Malachi Thompson | Theater Critic's Choice | Chicago Reader

Malachi Thompson 

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The comeback of Chicago trumpeter Malachi Thompson--from stalled creativity (on the artistic plane) and cancer (on the physical)--makes for one of the most satisfying stories in recent years, and no aspect of his music symbolizes that comeback better than his big band, the Africa Brass. Thompson's small bands, for all their spirit, tend to have a certain clunkiness; yet on last year's album Lift Every Voice (Delmark), the Africa Brass successfully exploits that very quality, through audacious arrangements and the blatant, untrammeled power of nine horns in flight. In the 80s Thompson played briefly with Lester Bowie's Brass Fantasy, a similarly instrumented unit; but even before Bowie started that band Thompson himself had fooled around with something he called Brass Proud. His latest incarnation of the format bristles with three to four trombones, four trumpets, and a heartening rhythm section (illuminated by the steady beacon of Harrison Bankhead's bass, and minus piano). The band's name connotes Thompson's regard for John Coltrane, who recorded an important album under that title in 1961; that album had relatively little to do with African music per se, but Thompson has added a steady diet of African-inspired songs to the band's book. Not since a series of weekly workshop sessions in '92 has Africa Brass performed with anything approaching regularity--the band's large size and still relatively small repertoire prohibit, say, Tuesday nights at the Sardine Bar--which gives this engagement an added degree of excitement. Saturday, 7 PM, DuSable Museum, 740 E. 56th Pl.; 947-0600. Africa Brass will also perform Sunday, October 2, at the HotHouse, 1565 N. Milwaukee (235-2334), with special guest Lester Bowie.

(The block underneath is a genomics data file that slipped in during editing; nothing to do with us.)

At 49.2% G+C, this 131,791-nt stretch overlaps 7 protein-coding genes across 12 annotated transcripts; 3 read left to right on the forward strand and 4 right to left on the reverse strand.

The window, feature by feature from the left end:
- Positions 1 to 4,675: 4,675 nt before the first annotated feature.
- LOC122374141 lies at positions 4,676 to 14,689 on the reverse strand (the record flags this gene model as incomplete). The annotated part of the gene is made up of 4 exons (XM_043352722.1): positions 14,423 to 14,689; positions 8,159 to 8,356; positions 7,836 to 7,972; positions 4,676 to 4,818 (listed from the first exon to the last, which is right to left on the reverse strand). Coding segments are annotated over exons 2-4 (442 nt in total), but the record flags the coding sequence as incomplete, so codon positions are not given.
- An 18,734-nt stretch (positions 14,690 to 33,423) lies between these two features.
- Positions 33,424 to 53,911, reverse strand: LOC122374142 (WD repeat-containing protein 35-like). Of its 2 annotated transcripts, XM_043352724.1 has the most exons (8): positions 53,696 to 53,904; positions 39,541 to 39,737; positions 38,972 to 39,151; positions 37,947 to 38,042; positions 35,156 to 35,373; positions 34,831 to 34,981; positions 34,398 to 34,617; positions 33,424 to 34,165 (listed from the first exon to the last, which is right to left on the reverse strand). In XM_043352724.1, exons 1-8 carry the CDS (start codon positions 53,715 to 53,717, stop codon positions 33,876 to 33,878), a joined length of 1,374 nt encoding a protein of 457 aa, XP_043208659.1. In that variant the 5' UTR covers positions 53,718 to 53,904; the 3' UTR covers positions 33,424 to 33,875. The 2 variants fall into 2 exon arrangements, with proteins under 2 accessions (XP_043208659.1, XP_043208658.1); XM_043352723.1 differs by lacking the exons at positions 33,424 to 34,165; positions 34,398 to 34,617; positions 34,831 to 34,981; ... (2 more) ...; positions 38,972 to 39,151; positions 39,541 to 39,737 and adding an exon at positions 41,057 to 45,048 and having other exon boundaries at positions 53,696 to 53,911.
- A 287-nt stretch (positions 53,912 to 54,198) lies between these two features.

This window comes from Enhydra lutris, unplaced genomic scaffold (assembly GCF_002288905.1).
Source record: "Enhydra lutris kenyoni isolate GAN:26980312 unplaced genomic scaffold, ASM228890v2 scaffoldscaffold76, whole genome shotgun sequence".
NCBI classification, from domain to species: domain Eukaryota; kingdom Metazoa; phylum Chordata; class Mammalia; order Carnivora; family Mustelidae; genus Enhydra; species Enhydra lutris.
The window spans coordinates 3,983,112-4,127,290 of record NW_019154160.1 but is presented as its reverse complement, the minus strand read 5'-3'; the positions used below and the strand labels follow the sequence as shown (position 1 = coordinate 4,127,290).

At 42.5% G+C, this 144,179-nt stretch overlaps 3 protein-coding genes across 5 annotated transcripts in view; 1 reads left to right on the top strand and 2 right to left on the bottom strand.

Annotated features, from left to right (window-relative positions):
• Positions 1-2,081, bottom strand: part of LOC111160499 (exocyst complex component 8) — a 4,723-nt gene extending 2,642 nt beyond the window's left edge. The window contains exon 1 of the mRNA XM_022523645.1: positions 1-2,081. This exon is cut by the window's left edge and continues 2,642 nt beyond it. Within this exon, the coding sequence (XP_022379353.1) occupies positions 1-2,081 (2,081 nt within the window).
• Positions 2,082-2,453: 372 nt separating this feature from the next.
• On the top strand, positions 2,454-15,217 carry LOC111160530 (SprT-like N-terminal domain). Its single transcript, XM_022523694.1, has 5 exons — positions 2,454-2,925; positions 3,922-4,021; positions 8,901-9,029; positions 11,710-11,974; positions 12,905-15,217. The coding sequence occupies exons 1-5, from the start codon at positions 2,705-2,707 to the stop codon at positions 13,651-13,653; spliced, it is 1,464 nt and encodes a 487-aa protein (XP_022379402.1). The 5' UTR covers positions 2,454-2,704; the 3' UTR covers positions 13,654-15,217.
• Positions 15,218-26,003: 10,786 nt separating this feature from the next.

Art accompanying story in printed newspaper (not available in this archive): photo/Ted Gray.

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